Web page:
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Uneasy Allies

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The Americanization of Sexual Policies in South Vietnam

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Relations between u.s. servicemen and Vietnamese civilians represent one of the most persistent cultural legacies of the Vietnam War. From brides to bar girls to crass film tropes of Vietnamese sex workers, women occupy a prominent place in the war’s memory. At the time, however, the media and U.S. government officials portrayed sex as a subtext to the larger conflict. From the outset, officials on all sides of the negotiating table struggled over how to contain the diverse impacts of the relationships on health, security, and morale. Prostitution played a central role in the debate. U.S. officials attempted to discount the significance of their impact on foreign relations and warfare, but social relationships indeed had an impact on how Americans engaged Saigon’s leaders. While scholars typically have shown the United States as the dominant power in Vietnam, sexuality became a somewhat level playing field where both governments feared the repercussions of limiting intercultural intimacy as much as they feared letting it continue. At first, the Saigon government enacted strict laws and attempted to prosecute violators, but never committed to eradication. By the war’s height U.S. officials adopted rigorous new programs which led to an Americanization of sexual and social policies regarding prostitution in Vietnam.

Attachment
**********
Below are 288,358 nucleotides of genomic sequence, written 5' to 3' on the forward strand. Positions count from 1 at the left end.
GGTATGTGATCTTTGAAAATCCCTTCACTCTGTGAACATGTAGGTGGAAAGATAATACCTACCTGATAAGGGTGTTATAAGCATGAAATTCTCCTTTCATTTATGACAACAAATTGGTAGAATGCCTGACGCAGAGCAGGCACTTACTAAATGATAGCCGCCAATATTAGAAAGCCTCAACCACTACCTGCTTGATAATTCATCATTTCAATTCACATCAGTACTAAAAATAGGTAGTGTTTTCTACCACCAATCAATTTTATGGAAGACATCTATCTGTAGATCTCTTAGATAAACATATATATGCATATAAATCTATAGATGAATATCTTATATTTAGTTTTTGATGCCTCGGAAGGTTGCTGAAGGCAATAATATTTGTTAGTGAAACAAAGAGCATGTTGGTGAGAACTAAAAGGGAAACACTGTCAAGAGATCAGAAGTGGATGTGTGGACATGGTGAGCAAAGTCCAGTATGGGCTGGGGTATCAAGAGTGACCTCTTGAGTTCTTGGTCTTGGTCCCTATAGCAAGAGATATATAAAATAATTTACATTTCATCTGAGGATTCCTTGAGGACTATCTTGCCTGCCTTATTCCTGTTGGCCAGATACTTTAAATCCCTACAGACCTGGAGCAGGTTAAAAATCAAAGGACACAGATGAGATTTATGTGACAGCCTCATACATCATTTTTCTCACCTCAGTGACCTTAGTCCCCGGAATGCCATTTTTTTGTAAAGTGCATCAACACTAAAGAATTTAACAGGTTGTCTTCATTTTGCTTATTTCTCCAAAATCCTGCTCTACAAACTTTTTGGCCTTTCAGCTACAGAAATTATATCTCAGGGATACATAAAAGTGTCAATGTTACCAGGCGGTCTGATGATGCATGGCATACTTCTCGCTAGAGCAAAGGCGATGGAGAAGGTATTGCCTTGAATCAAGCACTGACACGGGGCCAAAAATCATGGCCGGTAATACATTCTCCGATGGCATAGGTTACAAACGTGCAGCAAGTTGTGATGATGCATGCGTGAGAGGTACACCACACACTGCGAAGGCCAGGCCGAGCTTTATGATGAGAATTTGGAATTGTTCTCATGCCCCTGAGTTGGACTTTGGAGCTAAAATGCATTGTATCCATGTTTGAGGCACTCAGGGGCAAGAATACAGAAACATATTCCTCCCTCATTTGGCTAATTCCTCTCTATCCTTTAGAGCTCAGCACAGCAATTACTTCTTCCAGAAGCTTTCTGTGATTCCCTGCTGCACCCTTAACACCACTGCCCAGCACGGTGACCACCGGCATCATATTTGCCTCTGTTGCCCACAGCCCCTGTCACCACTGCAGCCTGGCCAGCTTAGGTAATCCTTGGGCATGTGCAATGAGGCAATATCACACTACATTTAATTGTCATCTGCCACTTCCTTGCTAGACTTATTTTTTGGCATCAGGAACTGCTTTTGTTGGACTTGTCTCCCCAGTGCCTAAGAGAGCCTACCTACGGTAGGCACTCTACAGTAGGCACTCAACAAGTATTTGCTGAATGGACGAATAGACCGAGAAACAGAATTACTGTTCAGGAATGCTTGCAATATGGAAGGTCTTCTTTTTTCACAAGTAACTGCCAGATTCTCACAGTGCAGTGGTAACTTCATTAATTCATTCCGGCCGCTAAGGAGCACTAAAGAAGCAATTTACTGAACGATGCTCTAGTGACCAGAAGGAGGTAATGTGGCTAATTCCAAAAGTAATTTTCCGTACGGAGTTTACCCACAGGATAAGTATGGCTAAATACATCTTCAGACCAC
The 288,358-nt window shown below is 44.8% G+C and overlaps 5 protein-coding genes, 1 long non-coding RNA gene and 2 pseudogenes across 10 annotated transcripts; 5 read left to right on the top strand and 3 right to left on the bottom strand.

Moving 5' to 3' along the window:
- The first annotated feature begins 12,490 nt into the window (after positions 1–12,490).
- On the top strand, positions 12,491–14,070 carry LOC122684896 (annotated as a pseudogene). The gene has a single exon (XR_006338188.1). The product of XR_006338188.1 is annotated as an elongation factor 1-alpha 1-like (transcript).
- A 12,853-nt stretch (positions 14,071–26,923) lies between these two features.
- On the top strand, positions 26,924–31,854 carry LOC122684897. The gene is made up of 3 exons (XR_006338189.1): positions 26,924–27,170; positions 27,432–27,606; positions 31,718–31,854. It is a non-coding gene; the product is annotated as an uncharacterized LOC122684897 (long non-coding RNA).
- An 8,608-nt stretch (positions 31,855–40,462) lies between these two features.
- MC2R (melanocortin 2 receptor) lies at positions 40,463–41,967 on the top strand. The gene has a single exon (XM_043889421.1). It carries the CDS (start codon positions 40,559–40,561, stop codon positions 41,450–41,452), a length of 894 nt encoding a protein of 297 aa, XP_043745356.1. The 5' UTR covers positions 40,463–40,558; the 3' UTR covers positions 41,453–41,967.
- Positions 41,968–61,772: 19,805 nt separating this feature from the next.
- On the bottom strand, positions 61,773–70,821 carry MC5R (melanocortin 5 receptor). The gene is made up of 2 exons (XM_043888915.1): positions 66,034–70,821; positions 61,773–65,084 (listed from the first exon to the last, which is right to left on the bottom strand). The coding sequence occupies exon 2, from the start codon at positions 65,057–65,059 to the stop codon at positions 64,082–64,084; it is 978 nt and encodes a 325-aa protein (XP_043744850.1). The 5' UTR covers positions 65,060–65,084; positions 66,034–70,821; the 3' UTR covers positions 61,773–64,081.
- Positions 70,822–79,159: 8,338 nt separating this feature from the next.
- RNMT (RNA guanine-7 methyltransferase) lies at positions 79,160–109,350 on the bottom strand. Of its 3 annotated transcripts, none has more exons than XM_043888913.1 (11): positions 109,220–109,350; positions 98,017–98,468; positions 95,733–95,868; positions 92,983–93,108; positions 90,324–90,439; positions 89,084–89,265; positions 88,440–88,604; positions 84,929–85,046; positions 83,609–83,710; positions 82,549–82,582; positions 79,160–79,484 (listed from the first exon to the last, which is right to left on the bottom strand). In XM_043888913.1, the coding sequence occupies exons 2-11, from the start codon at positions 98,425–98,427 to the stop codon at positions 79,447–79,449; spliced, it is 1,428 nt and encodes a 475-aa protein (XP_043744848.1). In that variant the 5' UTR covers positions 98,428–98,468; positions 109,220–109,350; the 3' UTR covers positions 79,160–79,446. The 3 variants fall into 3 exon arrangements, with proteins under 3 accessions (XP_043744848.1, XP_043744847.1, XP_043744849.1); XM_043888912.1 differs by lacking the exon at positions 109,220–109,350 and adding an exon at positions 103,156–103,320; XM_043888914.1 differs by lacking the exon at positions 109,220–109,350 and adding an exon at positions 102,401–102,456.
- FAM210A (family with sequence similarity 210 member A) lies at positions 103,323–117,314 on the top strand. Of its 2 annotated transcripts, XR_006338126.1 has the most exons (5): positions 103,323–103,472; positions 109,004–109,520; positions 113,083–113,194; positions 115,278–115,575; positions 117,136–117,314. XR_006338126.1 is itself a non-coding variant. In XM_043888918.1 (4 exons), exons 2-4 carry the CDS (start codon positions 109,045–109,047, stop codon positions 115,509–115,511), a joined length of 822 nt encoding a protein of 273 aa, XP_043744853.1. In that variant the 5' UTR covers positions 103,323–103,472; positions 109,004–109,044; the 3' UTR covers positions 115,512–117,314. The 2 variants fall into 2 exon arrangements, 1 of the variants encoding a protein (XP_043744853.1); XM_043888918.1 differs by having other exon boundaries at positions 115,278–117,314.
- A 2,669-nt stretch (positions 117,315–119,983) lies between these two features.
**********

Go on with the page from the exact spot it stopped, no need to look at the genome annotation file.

Affiliations: 1: United States Military Academy at West Pointamanda.boczar@usma.edu

10.1163/18765610-02203003
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/content/journals/10.1163/18765610-02203003
2015-10-14
2017-11-20

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